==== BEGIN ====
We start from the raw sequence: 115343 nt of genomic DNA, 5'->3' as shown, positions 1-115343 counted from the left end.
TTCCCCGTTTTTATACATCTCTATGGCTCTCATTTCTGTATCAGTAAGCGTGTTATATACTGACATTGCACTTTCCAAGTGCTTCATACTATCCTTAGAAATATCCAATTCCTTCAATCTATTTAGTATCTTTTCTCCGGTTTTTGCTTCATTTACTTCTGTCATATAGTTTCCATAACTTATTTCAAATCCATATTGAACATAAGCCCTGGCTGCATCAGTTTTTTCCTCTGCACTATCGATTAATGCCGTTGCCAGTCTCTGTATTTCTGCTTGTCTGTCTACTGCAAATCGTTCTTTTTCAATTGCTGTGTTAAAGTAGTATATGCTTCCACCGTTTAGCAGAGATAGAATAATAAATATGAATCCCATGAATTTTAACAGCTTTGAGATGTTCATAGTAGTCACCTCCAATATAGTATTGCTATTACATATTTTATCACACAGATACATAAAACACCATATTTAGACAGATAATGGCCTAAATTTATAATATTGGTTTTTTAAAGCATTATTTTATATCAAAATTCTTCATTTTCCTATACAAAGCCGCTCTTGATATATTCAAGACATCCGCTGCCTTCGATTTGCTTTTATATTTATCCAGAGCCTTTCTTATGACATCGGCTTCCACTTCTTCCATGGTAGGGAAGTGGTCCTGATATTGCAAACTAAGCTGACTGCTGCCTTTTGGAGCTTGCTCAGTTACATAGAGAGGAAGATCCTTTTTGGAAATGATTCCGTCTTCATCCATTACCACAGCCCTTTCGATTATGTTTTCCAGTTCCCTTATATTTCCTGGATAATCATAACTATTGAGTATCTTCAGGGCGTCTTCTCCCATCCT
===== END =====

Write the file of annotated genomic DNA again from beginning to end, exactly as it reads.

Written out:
We start from the raw sequence: 115343 nt of genomic DNA, 5'->3' as shown, positions 1-115343 counted from the left end.
TTCCCCGTTTTTATACATCTCTATGGCTCTCATTTCTGTATCAGTAAGCGTGTTATATACTGACATTGCACTTTCCAAGTGCTTCATACTATCCTTAGAAATATCCAATTCCTTCAATCTATTTAGTATCTTTTCTCCGGTTTTTGCTTCATTTACTTCTGTCATATAGTTTCCATAACTTATTTCAAATCCATATTGAACATAAGCCCTGGCTGCATCAGTTTTTTCCTCTGCACTATCGATTAATGCCGTTGCCAGTCTCTGTATTTCTGCTTGTCTGTCTACTGCAAATCGTTCTTTTTCAATTGCTGTGTTAAAGTAGTATATGCTTCCACCGTTTAGCAGAGATAGAATAATAAATATGAATCCCATGAATTTTAACAGCTTTGAGATGTTCATAGTAGTCACCTCCAATATAGTATTGCTATTACATATTTTATCACACAGATACATAAAACACCATATTTAGACAGATAATGGCCTAAATTTATAATATTGGTTTTTTAAAGCATTATTTTATATCAAAATTCTTCATTTTCCTATACAAAGCCGCTCTTGATATATTCAAGACATCCGCTGCCTTCGATTTGCTTTTATATTTATCCAGAGCCTTTCTTATGACATCGGCTTCCACTTCTTCCATGGTAGGGAAGTGGTCCTGATATTGCAAACTAAGCTGACTGCTGCCTTTTGGAGCTTGCTCAGTTACATAGAGAGGAAGATCCTTTTTGGAAATGATTCCGTCTTCATCCATTACCACAGCCCTTTCGATTATGTTTTCCAGTTCCCTTATATTTCCTGGATAATCATAACTATTGAGTATCTTCAGGGCGTCTTCTCCCATCCT